Berkeley is often sited as the "ideal" of idealism. Most of the academic arguments attack his various points, but his finer points seems to escape the academic community. Kant gives some effort in being fair to Berkeley's idealism in his arguments.
It is indeed an opinion strangely prevailing amongst men, that houses mountains, rivers, and in a word all sensible objects, have an existence, natural or real, distinct from their being perceived by the understanding. But with how great an assurance and acquiescence soever this principle may be entertained in the world, yet whoever shall find in his heart to call it in question may, if I mistake not, perceive it to involve a manifest contradiction. For what are the forementioned objects but the things we perceive by sense? and what do we perceive besides our own ideas or sensations? and is it not plainly repugnant that any one of these, or any combination of them, should exist unperceived? - Bishop Berkeley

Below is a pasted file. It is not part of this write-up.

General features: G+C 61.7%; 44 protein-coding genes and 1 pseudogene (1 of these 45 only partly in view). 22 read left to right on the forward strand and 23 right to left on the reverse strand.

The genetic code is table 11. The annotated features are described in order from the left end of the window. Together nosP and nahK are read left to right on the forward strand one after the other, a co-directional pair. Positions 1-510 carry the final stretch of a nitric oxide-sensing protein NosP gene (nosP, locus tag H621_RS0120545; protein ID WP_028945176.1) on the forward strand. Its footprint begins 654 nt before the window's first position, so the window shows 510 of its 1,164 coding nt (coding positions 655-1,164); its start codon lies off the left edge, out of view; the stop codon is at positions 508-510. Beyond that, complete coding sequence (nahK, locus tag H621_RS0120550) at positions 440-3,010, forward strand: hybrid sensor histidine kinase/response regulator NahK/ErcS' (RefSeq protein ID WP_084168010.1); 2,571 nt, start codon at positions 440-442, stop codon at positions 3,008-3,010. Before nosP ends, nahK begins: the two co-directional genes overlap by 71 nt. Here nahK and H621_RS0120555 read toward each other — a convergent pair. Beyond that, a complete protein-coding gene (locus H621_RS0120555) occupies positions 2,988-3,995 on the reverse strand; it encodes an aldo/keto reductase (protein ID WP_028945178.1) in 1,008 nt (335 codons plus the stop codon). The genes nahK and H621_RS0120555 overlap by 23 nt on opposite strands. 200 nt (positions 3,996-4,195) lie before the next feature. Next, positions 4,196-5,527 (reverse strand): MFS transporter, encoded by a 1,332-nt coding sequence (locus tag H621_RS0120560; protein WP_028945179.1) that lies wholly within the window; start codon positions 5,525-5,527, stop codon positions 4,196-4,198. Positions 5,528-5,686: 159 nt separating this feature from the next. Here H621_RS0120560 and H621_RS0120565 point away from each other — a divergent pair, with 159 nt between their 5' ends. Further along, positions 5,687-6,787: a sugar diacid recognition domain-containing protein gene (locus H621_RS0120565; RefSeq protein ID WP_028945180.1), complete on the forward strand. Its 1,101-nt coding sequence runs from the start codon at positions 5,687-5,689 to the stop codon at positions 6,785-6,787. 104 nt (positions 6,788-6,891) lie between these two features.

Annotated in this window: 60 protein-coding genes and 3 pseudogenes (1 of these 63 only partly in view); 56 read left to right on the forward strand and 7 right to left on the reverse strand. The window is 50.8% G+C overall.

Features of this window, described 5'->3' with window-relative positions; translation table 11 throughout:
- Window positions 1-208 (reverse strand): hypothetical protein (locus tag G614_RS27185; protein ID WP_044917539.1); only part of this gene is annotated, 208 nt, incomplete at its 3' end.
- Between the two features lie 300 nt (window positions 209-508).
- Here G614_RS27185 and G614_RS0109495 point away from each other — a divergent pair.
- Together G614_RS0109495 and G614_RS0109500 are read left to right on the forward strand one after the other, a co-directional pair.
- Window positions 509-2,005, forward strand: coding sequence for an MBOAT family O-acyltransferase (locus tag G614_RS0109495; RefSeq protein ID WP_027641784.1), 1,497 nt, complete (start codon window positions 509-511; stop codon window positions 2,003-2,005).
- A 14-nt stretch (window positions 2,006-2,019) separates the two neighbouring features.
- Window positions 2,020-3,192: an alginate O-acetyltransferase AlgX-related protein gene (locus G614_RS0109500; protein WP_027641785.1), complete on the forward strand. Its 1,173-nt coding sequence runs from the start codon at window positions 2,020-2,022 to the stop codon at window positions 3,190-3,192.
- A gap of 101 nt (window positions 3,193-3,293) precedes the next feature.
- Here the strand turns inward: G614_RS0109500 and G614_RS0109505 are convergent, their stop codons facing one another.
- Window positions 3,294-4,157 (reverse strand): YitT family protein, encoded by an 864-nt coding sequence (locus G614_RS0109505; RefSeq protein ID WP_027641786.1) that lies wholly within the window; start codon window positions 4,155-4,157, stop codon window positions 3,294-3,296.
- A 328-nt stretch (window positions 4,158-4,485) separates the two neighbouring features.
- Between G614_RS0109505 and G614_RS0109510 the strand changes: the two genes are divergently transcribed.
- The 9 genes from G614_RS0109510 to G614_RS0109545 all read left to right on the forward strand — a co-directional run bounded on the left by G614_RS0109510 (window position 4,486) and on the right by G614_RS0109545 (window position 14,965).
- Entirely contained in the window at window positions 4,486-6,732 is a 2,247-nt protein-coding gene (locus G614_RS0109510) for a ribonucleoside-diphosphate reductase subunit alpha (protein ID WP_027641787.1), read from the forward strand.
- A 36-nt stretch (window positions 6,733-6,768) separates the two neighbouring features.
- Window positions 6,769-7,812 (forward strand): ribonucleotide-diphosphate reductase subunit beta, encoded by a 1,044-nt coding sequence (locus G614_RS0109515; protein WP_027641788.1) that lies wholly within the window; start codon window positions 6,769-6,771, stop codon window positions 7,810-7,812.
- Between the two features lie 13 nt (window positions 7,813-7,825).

Let us go with the example of a chair:
1) If I remember a chair being somewhere it is a perception through memory.
2) If I imagine a chair somewhere then it is a chair somewhere in imagination (or hallucination, which he does make reference to later).
3) If I see a chair, then I am perceiving a chair.
Even without arguing the "reality beyond the perception", the only reality "I" am aware of is the perception.
How is this not acceptable in the current academia? The "meat" of his arguments, if taken seriously, are soundly based. I don't know of anyone that takes idealism seriously (if there are any modern writing for or against if please give reference), why?